Tuesday, November 29, 2011

Two More Shawls

I finished two shawls in the last five days.  One is a simple V stitch which worked up very quickly. 

The other is partly granny square and partly granny stripe.  I discovered that granny stripe spreads out more than the squares do, so rows are wider than the squares.  I evened it out a little by adding a row of single crochet to the edge of the squares.

I hope to get pictures of the knitters in a couple of weeks and the crocheters after that, so we can post their projects as well.

Happy crafting,


Friday, November 18, 2011

Another Crochet Project

I'm still working on shawls for hospice.  (Several more to come - I'm sure.)

This is the most recent work.  It's a soft ripple pattern done on an N hook made with a single strand of yarn.  That makes the work a bit lacier.

Happy crafting,

Kathi Linz

Tuesday, November 15, 2011

New Books

Looking for new ideas?  Here are a few new yarn art books that have come in recently:

Teeny-Tiny MochiMochi: More than 40 Itty-Bitty Minis to Knit, Wear, and Give by Anna Hracjovec
Crochet Master Class: Lessons and Projects from Today's Top Crocheters by Jean Leinhauser and Rita Weiss  (Beautiful, but not easy)
Crochet Compendium: The Ultimate Collection of Crochet Techniques by Connie Ellison
Go Crochet: Afghan Design Workbook by Ellen Gormley  (Some very cool motifs and combinations)

And a couple for the KNOTTERS in the group:

Macrame Today: Contemporary Knotting Projects by Darlyn Susan Yee
The Weekend Crafter: Macrame: 19 Great Weekend Projects by Jim Gentry

Happy crafting,


Tuesday, November 8, 2011

Honorable Mention

I started an afghan a number of years ago and tucked it away half done.  It is about to become my niece's Christmas present. Shhh, don't tell her.

As it is neither crocheted nor knitted, I'm adding this picture as an honorable mention.  The kind of mesh that is used for laundry bags, when cut in a good-sized piece and laid flat, can be woven in different patterns to make a light weight afghan.  It's very simple, requiring only a long yarn needle and strands of yarn.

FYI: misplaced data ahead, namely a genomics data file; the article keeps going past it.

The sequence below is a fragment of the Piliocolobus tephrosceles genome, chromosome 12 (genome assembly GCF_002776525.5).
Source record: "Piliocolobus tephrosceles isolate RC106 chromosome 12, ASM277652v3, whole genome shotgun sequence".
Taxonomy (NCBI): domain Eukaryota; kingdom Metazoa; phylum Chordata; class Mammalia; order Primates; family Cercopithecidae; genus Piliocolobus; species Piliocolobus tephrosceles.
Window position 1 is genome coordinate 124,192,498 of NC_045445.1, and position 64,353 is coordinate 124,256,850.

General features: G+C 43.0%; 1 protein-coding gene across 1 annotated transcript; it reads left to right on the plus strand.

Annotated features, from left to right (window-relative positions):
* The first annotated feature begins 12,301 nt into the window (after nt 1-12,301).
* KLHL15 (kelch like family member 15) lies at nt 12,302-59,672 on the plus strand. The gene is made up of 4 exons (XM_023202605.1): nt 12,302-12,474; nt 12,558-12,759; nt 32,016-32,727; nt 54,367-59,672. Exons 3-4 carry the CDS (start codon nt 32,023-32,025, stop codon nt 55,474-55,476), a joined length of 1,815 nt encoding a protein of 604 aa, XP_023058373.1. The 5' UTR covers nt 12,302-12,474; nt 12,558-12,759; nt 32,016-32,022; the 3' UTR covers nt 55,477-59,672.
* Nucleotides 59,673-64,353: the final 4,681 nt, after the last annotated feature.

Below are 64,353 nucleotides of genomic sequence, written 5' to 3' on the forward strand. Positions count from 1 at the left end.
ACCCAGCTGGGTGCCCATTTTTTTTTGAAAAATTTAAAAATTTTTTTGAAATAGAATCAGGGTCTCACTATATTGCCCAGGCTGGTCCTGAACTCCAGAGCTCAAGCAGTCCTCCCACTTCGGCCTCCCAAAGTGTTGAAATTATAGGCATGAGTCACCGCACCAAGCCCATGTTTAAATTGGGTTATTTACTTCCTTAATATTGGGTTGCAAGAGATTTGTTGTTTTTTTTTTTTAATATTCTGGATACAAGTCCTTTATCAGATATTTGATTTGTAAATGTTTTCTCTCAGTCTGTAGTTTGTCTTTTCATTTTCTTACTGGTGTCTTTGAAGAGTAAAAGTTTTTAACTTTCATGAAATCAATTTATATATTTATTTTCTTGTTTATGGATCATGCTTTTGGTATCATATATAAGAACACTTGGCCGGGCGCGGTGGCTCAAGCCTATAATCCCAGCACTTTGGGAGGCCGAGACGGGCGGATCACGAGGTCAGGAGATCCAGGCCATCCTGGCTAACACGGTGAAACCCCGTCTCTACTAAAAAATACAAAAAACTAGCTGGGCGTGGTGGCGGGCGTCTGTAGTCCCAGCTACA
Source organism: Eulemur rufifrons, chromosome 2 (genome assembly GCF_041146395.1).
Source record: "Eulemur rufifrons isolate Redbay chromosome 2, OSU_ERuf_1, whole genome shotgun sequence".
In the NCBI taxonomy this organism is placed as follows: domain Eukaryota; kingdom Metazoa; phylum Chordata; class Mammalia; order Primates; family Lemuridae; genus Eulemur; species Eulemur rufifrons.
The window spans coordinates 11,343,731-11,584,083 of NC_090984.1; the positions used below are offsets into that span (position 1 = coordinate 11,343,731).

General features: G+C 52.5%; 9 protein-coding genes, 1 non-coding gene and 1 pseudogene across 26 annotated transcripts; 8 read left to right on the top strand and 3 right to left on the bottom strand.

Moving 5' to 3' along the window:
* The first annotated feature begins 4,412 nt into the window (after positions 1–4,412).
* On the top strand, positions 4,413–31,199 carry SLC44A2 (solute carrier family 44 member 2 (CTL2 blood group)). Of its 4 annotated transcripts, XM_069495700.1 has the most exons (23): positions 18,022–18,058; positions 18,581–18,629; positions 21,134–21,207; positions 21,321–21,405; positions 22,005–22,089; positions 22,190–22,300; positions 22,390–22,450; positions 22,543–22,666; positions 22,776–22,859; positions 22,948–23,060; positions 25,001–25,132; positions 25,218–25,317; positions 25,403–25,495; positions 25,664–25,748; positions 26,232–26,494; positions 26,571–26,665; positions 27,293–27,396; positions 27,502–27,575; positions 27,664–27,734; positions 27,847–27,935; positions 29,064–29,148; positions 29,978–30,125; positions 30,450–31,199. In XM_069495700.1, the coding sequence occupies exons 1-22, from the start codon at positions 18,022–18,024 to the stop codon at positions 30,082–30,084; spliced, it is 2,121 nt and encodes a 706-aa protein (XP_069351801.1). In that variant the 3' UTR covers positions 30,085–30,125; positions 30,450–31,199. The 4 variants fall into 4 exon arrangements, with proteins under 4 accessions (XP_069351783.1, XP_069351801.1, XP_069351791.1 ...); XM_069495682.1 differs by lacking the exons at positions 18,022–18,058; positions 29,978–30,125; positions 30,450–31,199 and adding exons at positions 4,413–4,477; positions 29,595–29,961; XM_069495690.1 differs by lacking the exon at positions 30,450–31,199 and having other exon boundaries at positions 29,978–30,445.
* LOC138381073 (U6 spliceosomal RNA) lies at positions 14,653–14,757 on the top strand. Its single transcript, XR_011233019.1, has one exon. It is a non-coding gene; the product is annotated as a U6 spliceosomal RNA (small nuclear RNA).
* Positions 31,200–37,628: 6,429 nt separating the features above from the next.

This is the simplest pattern.  The difficulty of the weave design progresses upwards from here, but none of it is terribly hard.

As usual, I have to fix the fringe before mailing it away, but you can see the general drift of the project.

If anyone is interested in finding some of the mesh, I'll be happy to point you in the right direction.  I'd love to see this craft experience a revival like spool/loom knitting and card weaving have.

Happy crafting,


P.S. If this craft is calling your name, I have recently begun a new blog just for mesh weaving. Please see http://meshweaver7.blogspot.com/.  Thanks.

And One for the Knitters

I'm finishing up projects that were almost - but not quite - done.  6 inches left on one, one and a half squares left on another.  It's a mystery why I didn't just finish them to begin with, but you know how seasons change and the knitting needles suddenly turn into a garden.

Anyway, here is a pinwheel pattern that I made into a shawl.  If Iwere to make a few more squares, I could have a comfy afghan.  It is done with diagonal garter stitch. Very simple and very versatile.

Happy crafting,


Monday, November 7, 2011